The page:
Bricks and mortar

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High street decline signals testing times in UK property

The small Scottish seaside town of Kirkcaldy 12 miles north of Edinburgh is an unlikely bellweather in the investment environment for UK property. But as dusk fell on 11 January this year the town’s Debenham’s became one of the first of the chain’s stores to close under the terms of the Company Voluntary Agreement (CVA) reached last year.

The town had already lost a BHS and Marks & Spencer stores. These are just the latest examples of a long-running trend that has seen over 400 companies, and 19,000 stores shutter in the UK high street over the last decade, creating headaches for property investors.

The outlook for some traditional UK property investment – notably in retail spaces - is gloomy. Added to that the structure of the funds themselves, compared to the underlying investments, could compound the problem.

With the risk of potential headwinds on the horizon, a key concern is that higher redemptions could increase the risk of some funds imposing 'gates' (restricting redemptions due to the inability to liquidate holdings to satisfy outflow requests). History tells us that being stuck in a fund that is managing liquidity issues can be damaging to returns.

Looking ahead, if you hold a traditional UK property fund you should be asking three questions:

  1. Do you only hold a single fund? If so, you may be more exposed to a damaging redemption run compared to those holding several funds.
  2. Does your fund allow daily dealing? The illusion of daily liquidity gives less control to managers dealing with redemptions which can increase the risk of gating (as we’ve seen with daily-priced property funds for retail investors, like M&G’s fund that suspended in December 2019).
  3. Are only UK pension schemes invested in the fund? Funds with better-diversified investor bases (including investors abroad attracted by weaker sterling) are often more stable.

If the answer to any of the above is ‘Yes’, it is worth taking time to consider your options.

Stick or twist?

What you do in 2020 should depend on your time horizon, your performance experience and the nature of your property allocation.

For some, it may be worth reducing your allocation - particularly if you expect to reduce exposure to growth investments in any event over the next few years. For example, a UK pension scheme with a pre-defined de-risking plan is well placed, in my view, to bank some of the strong performance experienced from property in the last 10 years.

However, if you take a longer-term growth view, and stomach the risk of some volatility, there is opportunity in maintaining exposure (especially given the high costs of moving in and out of property). With gilt yields so low, additional yield from rental income has never been more attractive. Vacancy levels are still relatively low, and unlike the 2007-crisis the market is not overburdened with unmanageable debt or too much development. If you are in for the long-haul however, it is worth considering how you are allocated, and what options are available to weather volatility if it occurs.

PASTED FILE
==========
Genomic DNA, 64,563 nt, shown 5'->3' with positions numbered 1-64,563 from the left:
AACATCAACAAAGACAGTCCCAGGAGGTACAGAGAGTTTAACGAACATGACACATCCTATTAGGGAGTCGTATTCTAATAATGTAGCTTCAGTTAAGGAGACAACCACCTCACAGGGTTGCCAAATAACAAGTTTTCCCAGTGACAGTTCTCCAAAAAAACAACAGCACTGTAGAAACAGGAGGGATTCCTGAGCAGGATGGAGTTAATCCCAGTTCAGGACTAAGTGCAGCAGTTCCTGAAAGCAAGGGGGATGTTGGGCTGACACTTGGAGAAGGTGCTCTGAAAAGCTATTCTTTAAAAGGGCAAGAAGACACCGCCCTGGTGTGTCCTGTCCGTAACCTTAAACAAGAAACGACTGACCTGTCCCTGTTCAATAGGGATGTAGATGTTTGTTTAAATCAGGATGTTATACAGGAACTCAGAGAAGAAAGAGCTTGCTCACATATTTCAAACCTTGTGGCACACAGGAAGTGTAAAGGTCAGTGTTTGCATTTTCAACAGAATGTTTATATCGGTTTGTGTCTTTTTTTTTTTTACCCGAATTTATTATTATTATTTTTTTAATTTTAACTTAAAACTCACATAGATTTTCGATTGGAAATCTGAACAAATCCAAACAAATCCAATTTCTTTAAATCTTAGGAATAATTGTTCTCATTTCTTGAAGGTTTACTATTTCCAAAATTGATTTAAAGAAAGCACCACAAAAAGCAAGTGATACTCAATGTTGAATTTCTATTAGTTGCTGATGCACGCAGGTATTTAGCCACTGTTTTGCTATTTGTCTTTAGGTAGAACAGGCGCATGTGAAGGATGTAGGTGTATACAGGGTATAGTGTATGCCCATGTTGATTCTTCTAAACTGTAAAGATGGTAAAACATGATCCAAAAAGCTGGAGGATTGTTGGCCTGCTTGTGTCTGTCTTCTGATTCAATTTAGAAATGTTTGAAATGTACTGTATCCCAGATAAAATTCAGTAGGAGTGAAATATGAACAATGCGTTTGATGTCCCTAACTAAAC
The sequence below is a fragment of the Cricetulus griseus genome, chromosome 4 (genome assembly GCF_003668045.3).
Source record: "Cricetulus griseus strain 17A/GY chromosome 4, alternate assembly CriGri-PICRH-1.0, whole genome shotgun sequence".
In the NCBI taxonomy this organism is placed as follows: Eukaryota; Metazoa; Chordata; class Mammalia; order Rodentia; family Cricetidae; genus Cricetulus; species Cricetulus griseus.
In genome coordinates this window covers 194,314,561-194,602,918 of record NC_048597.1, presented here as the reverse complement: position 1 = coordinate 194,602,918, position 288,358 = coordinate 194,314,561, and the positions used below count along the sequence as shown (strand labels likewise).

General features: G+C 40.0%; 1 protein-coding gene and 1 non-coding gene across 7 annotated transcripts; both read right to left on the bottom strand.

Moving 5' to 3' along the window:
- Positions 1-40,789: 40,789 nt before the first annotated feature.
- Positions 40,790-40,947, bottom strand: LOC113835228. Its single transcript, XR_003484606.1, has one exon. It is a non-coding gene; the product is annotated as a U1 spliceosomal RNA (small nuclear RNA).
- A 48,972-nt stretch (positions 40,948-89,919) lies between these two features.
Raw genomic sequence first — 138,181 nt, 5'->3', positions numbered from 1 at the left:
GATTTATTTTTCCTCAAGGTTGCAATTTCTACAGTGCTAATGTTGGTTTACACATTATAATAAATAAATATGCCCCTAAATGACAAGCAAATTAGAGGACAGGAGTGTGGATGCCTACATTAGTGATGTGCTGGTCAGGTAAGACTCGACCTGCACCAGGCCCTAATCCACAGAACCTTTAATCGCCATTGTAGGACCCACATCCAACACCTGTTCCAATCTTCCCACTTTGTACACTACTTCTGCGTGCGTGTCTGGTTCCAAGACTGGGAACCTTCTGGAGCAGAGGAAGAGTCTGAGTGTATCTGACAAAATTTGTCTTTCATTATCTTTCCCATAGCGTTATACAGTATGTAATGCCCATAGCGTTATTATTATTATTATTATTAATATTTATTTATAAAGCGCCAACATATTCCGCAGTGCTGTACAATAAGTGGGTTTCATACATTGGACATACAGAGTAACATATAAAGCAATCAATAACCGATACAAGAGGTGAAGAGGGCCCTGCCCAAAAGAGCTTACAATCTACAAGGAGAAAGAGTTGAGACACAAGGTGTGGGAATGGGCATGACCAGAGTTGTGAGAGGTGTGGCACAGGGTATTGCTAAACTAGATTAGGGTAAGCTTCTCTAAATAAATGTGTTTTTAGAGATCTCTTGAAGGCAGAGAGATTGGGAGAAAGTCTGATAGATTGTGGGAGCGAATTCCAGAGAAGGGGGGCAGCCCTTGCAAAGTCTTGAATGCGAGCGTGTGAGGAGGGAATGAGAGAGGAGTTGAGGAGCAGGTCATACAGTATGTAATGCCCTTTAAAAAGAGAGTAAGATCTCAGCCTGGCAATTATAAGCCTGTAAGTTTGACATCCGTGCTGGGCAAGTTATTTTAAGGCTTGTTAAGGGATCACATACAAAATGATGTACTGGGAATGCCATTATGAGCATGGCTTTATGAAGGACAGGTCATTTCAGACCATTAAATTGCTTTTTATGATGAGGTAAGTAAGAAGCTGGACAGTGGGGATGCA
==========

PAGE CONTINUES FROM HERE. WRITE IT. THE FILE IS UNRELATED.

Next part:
Single fund allocations leave open the risk of severe under-performance if there is a redemption run. Using a fund-of-funds, which holds several underlying property funds, limits the impact on returns if any one fund experiences liquidity issues. It also allows you to tap liquidity from secondary market brokers and, based on current trading, spread allocations across several funds for minimal (or in many cases no) upfront transaction costs.

Going global is another way to diversify. Accessing well-established, mature pools of global property (preferably in open-ended funds with lower gearing) reduces risk, as opportunities and returns tend to reflect idiosyncratic local issues in each region or city, rather than broad macroeconomic trends. For example, Brexit does not influence property valuations in Melbourne. Some funds allow investment at the NAV price (with transfer taxes spread within the fund) reducing upfront costs.

Focus on income

Properties with long-term contractual rental income should fare better if the market deteriorates (although will not be completely immune).

They benefit from pre-agreed rental uplifts (fixed or inflation-linked for several years), tenants with higher credit ratings or security in the structure (eg ground rents). There are several well-established funds available, although some have long queues. We are also seeing some specialists launch funds in interesting niche areas, like smaller lot size properties, social and affordable housing, shared ownership, elderly or supported living.

Lend or own?

Another option is to provide lending to the owners of these assets rather than owning directly. Real-estate backed lending is another attractive area. Backed by ‘bricks & mortar’ property, these funds deliver contractual cash-flows, and should be less exposed to a downturn than corporate lending or traditional property funds.

In the end it really comes down to your objectives and your long-term asset allocation. Now could be the time to exit if property is unlikely to be a long-term feature of your portfolio. For those who see property as a long-term part of their real asset growth portfolio - and there are good arguments behind that view - diversifying or shifting focus to stable income properties is something to bear in mind.

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